"Muscle Confusion Myth": Don't let it hold back your bodybuilding progress

Published: 15th July 2009
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Why is it that so many myths and downright idiocies become commonplace acceptances within the bodybuilding and fitness industries? Does it stem from widespread use of anabolic steroids - resulting in general ignorance among those considered to be experts by mere exhibition of their overdeveloped musculatures? Is it perpetuated by fitness trainers who'd like nothing more than to convince their clients that there's more esotericism to working the body than one might originally suspect? These questions might be worth contemplating if you're one of the many people who are dissatisfied with their body improvement efforts.



Nothing could undermine those efforts more than any bodybuilding principle that holds the same level of erroneousness as the "muscle confusion myth." The attempts of some to make it a credible and scientific-sounding muscle building principle go back a long way - at least forty years. And yet anyone with an inkling of understanding about the mechanics of muscle anabolism would quickly surmise that 'muscle confusion' is a myth at best and a well-conceived farce at worst.



In my twenty-five years of natural bodybuilding, I've observed that a belief in the muscle confusion myth can severely hamper progress. I've also noticed that adherence to a principle that runs contrarian to 'muscle confusion' can send bodybuilding and fitness progress skyrocketing. More about that in a few moments.



The idea behind 'Muscle Confusion'



No doubt you've heard the 'muscle confusion myth' as the premise behind many common workout sayings:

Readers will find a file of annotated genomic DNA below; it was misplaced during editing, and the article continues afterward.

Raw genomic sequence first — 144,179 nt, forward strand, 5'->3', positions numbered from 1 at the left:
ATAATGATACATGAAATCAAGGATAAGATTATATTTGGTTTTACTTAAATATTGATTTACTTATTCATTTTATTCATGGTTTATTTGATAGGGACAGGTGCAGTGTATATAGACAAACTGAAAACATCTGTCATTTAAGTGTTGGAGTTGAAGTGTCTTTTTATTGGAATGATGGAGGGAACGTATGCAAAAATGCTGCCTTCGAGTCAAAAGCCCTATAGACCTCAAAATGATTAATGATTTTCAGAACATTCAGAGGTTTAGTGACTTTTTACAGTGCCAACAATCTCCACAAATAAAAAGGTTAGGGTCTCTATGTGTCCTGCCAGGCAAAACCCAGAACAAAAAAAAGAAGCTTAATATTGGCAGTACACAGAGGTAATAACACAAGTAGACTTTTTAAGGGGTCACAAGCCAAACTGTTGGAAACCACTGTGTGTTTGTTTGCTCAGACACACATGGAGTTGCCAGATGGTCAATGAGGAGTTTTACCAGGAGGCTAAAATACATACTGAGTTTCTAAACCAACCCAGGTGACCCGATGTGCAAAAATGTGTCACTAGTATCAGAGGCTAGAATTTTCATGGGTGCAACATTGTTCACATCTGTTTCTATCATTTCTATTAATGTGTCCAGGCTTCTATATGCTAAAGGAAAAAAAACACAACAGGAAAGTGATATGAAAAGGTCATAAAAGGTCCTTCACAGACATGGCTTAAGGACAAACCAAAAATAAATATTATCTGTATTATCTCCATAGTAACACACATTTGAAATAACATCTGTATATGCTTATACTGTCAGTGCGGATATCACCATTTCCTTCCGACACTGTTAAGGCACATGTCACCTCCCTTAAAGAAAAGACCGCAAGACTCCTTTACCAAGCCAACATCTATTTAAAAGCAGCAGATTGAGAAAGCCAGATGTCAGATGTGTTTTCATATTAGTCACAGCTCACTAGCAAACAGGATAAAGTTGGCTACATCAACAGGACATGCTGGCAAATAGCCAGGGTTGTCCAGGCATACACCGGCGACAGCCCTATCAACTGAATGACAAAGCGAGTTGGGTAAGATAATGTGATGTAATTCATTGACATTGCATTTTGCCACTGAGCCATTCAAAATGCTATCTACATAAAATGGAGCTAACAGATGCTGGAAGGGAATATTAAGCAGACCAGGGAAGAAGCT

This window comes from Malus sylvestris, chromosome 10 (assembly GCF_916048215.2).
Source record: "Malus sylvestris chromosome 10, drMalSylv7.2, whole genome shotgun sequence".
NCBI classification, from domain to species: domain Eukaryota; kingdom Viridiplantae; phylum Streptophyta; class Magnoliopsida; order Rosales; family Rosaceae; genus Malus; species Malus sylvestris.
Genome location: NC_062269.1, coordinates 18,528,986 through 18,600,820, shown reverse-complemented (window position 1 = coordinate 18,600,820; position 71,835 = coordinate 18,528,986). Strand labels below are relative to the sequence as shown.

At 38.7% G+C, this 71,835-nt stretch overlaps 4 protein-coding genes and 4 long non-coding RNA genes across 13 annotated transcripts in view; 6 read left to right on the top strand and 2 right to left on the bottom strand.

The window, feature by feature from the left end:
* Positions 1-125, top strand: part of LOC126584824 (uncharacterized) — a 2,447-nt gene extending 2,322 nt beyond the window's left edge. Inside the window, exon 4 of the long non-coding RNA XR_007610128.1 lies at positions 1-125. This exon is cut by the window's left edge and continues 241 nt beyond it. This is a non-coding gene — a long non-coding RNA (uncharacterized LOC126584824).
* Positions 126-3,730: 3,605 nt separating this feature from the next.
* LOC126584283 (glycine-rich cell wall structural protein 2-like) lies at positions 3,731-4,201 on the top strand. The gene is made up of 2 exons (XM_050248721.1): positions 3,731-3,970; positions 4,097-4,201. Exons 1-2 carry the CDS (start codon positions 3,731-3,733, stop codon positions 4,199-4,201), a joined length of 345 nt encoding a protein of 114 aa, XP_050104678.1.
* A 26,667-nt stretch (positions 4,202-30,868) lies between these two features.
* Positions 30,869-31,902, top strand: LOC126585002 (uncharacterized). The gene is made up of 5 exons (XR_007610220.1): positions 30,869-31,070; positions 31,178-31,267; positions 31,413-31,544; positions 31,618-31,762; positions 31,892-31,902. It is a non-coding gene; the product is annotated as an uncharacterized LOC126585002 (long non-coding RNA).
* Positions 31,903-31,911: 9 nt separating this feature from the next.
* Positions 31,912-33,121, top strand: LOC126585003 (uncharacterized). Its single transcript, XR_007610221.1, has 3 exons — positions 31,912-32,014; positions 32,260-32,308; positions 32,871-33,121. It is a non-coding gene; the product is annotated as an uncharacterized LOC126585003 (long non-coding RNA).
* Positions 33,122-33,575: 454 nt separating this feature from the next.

"You've got to change your routine a lot or your muscles will get used to the same one and stop growing."



"You've got to 'trick' your muscles and keep them guessing."



"If muscle growth hits a plateau, you have to 'shock' the tissue in order to resume progress."



"Changing your workout routine often will give you a better 'pump', which leads to more muscle growth."



The sayings above might be completely laughable except for one thing: Like many myths and misconceptions, the 'muscle confusion myth' evolved out of a truism that obviously became distorted over time. Muscles CAN become "adaptive" to whatever you throw at them. However, what they become adaptive to that requires constant augmentation is the "volume load" - NOT the exercise selection or workout sequencing.So if the muscles are not 'volume overloaded' and adequately recuperated between those volume overload sessions (workouts), they simply stop making progress.



Key point: If only one of those two requirements is not optimal, muscle building will hit a plateau. In other words, if the muscles are hit with enough intensity during workouts yet recuperation between workouts is inadequate, muscle growth will come to a screeching halt. Conversely, if muscles aren't hit with sufficient intensity to stimulate 'volume overload', progress will likewise cease to exist.



Failure to understand this basic principle of bodybuilding and fitness has led many body improvement aspirants to buy into the tenets of 'the muscle confusion myth.' If their progress stops, they're told to simply "change their routine." Yet a simple change of routine typically yields little (if anything) for the following reason: